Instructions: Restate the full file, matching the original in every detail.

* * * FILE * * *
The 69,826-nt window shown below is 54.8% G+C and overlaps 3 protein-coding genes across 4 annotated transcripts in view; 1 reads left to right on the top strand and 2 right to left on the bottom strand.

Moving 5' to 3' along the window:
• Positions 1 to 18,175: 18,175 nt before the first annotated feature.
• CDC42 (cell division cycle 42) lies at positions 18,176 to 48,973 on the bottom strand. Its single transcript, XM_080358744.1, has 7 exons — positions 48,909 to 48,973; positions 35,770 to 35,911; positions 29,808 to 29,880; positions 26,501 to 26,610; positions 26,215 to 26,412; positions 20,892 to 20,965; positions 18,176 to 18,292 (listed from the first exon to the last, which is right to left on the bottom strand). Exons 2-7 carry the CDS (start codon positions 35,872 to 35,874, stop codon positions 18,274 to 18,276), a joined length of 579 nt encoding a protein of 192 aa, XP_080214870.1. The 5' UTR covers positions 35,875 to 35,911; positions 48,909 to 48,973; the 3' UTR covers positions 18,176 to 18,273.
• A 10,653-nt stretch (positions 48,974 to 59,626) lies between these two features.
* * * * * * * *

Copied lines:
The 69,826-nt window shown below is 54.8% G+C and overlaps 3 protein-coding genes across 4 annotated transcripts in view; 1 reads left to right on the top strand and 2 right to left on the bottom strand.

Moving 5' to 3' along the window:
• Positions 1 to 18,175: 18,175 nt before the first annotated feature.
• CDC42 (cell division cycle 42) lies at positions 18,176 to 48,973 on the bottom strand. Its single transcript, XM_080358744.1, has 7 exons — positions 48,909 to 48,973; positions 35,770 to 35,911; positions 29,808 to 29,880; positions 26,501 to 26,610; positions 26,215 to 26,412; positions 20,892 to 20,965; positions 18,176 to 18,292 (listed from the first exon to the last, which is right to left on the bottom strand). Exons 2-7 carry the CDS (start codon positions 35,872 to 35,874, stop codon positions 18,274 to 18,276), a joined length of 579 nt encoding a protein of 192 aa, XP_080214870.1. The 5' UTR covers positions 35,875 to 35,911; positions 48,909 to 48,973; the 3' UTR covers positions 18,176 to 18,273.
• A 10,653-nt stretch (positions 48,974 to 59,626) lies between these two features.